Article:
Sounds simple enough, right? But we all know how easy it is to be pulled away from mindfulness. Checking your phone while studying or working, going down a YouTube wormhole, and mindlessly scrolling social media are all huge time vampires that aren’t designed for staying zen. 

So how do you practice mindfulness? Here are a few ideas: 

  • Do simple exercises like focusing on breathing for two minutes in the morning or before and after a virtual meeting or class. 
  • Yawn and stretch every hour. Even if it’s a fake yawn, it may force a real one. 
  • Do Yoga. But don’t just try any yoga; do mindful yoga. Try to focus on the positions you are in and the feelings once you experience as you move on to the next. 

People practicing mindfulness through these simple exercises have reported: 

  • Fewer symptoms of depression and anxiety 
  • Reduced emotional reactivity at work and in their personal relationships
  • Increases in working memory, attention span, self-insight, intuition, and fear modulation
  • Renewed ability to focus and block out distractions

Survey respondents also reported that they were able to better communicate with their partners about their emotions surrounding conflict. 

Now, you might be thinking, “How am I supposed to add time to my schedule to meditate and do yoga? My schedule is jam-packed already!” Well, it’s actually pretty easy to add some of these components to your everyday routine. Here are some simple adjustments to consider: 

  • The next time you are going from one Zoom class or meeting to the next, stretch and yawn while refilling your water bottle. 
  • Add five minutes of yoga or stretching to the end or the start of your weekly workouts. 
  • Take two minutes after you wake up to focus on your breathing.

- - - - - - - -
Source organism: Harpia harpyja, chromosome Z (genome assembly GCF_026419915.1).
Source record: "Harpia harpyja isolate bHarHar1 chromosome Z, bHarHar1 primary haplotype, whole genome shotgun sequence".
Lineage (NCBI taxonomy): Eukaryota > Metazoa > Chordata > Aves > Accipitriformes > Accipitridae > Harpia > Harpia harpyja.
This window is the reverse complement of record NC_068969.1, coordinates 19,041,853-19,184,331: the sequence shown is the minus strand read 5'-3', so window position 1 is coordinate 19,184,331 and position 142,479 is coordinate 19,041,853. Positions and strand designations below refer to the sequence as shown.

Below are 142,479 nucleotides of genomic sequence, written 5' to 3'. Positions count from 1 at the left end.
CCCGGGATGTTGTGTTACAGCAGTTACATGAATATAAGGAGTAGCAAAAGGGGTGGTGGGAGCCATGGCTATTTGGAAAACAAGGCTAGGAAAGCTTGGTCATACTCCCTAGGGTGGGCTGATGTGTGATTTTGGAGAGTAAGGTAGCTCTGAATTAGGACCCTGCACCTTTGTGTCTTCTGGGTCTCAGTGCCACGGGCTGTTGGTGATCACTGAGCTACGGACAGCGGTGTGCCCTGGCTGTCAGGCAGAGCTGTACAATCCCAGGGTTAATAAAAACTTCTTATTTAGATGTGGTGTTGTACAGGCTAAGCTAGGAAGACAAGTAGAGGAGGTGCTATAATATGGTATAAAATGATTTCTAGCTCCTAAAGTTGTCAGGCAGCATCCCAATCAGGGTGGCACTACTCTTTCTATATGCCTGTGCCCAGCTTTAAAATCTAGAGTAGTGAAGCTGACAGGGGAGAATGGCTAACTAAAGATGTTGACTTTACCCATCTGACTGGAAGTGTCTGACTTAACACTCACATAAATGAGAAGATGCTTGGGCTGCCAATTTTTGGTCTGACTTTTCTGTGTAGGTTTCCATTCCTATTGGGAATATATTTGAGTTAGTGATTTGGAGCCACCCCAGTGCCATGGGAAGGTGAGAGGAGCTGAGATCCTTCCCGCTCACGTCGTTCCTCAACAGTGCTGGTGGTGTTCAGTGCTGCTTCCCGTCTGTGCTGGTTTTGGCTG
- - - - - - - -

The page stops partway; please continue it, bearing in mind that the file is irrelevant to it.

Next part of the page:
Gratitude is about more than just saying “thank you” when someone does you a favor. It’s about noticing the good things that are happening around you and taking them in. 

Try paying attention to the good times, being grateful for them, and see what starts to happen. You may begin to notice a boost in your self-confidence, along with a boost in your daily happiness. I did! 

Some people find it helpful to track their gratitude through journaling, volunteering, playing music, or engaging in other art forms. 

You can also take two minutes at the beginning or end of each day to reflect on three things you are grateful for. 

Another great way to explore gratitude is to simply express it! Tell the people whom you are grateful for that you are and see what starts to happen. 

You’ll begin to train your brain to see gratitude more often. Think of Tetris. The game involves looking for patterns, which we train our brains to get better at every time we play. The same is true for gratitude; the more you look for it, the more you’ll find it. 


Optimism is all about how we choose to see the world and our role in it. Let me reiterate the most important word in that previous sentence: Choose. When you view the good times as a result of something you have done, you’ll end up having more energy and hope — helping you to also deal with the bad times you’ll encounter. 

It’s your view of life events that can change your experience. Both optimists and pessimists will be correct in their definitions of what happened but they will feel differently about their experiences. It’s about what it means to you that counts!